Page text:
Intracellular Micronutrient Analysis
*****Multiple individual codes could be used for each micronutrient utilized in these panels/tests*****
“Micronutrients” is a collective term used to describe essential vitamins and minerals. Clinical deficiency states (states occurring after prolonged consumption of a diet lacking the nutrient that is treated by adding the nutrient to the individual’s diet) have been reported for vitamins A, B1, B12, C and D, selenium, and other micronutrients. Classic nutritional deficiency diseases are uncommon in the United States as most individuals derive sufficient nutrition from diet alone or in combination with over-the-counter multivitamins.
Laboratory serum tests are available for individual micronutrients and are generally used to confirm suspected micronutrient deficiencies. This policy addresses laboratory tests that measure intracellular levels of micronutrients. This testing is also called micronutrient testing and functional intracellular analysis. Advocates claim that intracellular nutrient status is superior to serum testing because it reflects more stable micronutrient levels over longer time periods than serum levels; however, the relationship between serum and intracellular levels of micronutrients is complex. The balance of intra- and extracellular levels depend on a number of factors, including the physiology of cellular transport mechanisms and the individual cell type.
Proposed potential uses of this test include screening for nutritional deficiencies in healthy individuals or those with chronic disease and aiding in the diagnosis of disease in individuals with generalized symptoms. Examples of laboratories that perform intracellular micronutrient testing include SpectraCell, which offers a panel of tests that evaluates the intracellular status of micronutrients within lymphocytes in blood samples. The SpectraCell micronutrient panel also evaluates total antioxidant function. IntraCellular Diagnostics evaluates epithelial cells from buccal swabs and assesses levels of intracellular mineral electrolyte (i.e., magnesium, calcium, potassium, phosphorus, sodium, chloride).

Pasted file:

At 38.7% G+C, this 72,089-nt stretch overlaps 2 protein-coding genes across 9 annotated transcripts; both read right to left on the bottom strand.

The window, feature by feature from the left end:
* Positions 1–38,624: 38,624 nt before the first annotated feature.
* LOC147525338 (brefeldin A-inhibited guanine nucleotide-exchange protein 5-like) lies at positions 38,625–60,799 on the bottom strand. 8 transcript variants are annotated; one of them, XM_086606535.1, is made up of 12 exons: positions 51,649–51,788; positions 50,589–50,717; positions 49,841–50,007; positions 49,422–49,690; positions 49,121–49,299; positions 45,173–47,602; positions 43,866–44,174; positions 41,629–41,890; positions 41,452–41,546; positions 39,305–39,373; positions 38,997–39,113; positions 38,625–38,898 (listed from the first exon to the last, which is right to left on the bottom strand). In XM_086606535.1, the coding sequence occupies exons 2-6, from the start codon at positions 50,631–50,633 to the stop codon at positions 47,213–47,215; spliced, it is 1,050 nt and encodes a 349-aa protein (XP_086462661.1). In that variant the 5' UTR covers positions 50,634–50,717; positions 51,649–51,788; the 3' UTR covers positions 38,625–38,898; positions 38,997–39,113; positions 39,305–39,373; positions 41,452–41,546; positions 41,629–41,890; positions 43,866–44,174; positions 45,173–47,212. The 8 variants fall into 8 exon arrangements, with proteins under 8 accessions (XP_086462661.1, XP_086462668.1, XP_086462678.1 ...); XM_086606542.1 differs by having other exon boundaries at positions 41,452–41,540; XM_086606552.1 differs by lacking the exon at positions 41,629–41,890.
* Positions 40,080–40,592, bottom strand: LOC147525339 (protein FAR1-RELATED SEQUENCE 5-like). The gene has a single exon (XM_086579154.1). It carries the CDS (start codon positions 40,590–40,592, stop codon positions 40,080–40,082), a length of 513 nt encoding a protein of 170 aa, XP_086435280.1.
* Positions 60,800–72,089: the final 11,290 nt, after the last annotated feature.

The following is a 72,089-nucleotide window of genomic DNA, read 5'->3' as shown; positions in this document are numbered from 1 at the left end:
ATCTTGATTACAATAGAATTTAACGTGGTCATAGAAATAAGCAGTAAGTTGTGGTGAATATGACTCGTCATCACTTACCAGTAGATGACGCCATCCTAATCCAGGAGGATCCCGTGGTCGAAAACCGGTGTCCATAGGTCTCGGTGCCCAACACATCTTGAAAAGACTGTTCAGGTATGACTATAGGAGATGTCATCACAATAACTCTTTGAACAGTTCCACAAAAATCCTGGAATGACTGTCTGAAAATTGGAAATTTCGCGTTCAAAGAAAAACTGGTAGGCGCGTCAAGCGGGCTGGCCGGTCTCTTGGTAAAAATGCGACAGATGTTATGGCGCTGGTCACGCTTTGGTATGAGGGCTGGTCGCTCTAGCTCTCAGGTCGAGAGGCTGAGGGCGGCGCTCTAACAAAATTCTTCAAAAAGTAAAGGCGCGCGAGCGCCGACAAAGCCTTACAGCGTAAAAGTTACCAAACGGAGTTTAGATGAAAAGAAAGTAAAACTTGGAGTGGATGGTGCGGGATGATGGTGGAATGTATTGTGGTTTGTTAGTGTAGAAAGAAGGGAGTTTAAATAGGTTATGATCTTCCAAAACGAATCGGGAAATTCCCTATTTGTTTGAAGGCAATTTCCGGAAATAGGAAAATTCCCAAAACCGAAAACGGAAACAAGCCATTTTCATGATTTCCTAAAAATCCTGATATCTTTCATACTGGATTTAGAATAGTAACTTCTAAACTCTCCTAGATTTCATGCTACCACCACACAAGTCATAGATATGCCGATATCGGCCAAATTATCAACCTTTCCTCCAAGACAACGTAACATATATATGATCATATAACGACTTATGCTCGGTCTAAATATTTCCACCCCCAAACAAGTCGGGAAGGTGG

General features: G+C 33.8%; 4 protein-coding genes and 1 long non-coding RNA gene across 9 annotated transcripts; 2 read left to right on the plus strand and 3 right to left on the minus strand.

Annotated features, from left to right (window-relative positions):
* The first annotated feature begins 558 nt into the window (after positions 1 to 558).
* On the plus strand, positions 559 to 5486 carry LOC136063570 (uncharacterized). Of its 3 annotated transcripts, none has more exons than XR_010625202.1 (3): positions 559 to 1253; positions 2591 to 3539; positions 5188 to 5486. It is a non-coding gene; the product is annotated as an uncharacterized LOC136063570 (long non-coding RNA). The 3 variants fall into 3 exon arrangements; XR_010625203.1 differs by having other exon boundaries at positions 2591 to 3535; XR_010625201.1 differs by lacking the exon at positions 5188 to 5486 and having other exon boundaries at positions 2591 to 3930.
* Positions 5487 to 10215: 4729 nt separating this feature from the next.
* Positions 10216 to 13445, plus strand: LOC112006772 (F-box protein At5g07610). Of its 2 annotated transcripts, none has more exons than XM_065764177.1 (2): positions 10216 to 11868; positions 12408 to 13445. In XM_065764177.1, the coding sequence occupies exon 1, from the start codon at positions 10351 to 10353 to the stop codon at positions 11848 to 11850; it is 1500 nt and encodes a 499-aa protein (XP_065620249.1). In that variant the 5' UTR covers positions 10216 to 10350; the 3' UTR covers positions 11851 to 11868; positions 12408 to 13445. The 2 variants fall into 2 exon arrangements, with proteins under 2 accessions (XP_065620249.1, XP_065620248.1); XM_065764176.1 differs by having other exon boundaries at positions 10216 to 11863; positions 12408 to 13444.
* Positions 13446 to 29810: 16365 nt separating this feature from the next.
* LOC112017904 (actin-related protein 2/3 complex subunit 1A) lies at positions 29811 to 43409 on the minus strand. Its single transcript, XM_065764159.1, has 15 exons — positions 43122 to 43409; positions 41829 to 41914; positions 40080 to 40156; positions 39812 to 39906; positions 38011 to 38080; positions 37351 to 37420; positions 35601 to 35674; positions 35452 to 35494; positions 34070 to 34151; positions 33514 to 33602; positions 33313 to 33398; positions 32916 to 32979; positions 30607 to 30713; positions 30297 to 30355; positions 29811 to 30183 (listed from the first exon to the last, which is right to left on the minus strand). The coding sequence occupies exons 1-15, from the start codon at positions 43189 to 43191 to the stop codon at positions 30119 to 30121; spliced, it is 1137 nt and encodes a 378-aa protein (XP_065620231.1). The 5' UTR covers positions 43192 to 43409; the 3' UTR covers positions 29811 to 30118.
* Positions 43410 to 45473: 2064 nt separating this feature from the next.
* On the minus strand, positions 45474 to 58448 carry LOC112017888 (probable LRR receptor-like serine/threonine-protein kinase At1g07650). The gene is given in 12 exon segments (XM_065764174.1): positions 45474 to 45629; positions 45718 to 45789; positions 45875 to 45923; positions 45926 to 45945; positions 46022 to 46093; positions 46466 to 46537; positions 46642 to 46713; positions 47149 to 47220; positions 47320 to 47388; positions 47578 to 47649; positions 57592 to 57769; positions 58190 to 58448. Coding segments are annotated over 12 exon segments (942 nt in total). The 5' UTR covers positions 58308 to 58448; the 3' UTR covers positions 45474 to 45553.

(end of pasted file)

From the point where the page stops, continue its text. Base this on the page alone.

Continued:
Intracellular micronutrient analysis/panel testing is considered investigational.
Any specific products referenced in this policy are just examples and are intended for illustrative purposes only. It is not intended to be a recommendation of one product over another, and is not intended to represent a complete listing of all products available. These examples are contained in the parenthetical e.g. statement.
We develop Medical Policies to provide guidance to Members and Providers. This Medical Policy relates only to the services or supplies described in it. The existence of a Medical Policy is not an authorization, certification, explanation of benefits or a contract for the service (or supply) that is referenced in the Medical Policy. For a determination of the benefits that a Member is entitled to receive under his or her health plan, the Member's health plan must be reviewed. If there is a conflict between the Medical Policy and a health plan, the express terms of the health plan will govern.
No studies were identified that evaluate accuracy or clinical utility of intracellular micronutrient testing compared to serum testing for vitamin and mineral levels. There is limited data available in peer reviewed journals to evaluate the impact of this technology on health outcomes.
BlueCross BlueShield Association. Evidence Positioning System. (1:2019). Intracellular Micronutrient Analysis (2.04.73). Retrieved August 14, 2019 from https://www.evidencepositioningsystem.com/. (1 article reviewed)
CMS.gov: Centers for Medicare & Medicaid Services. Palmetto GBA. (2019, April). Local Coverage Determination. LCD: Assays for vitamins and metabolic function (L33418). Retrieved August 14, 2019 from www.cms.gov.
Houston, M. (2010). The role of cellular micronutrient analysis, nutraceuticals, vitamins, antioxidants and minerals in the prevention and treatment of hypertension and cardiovascular disease. Therapeutic Advances in Cardiac Disease, 4 (3) 165-183.
ORIGINAL EFFECTIVE DATE: 1/14/2012
MOST RECENT REVIEW DATE: 9/26/2019
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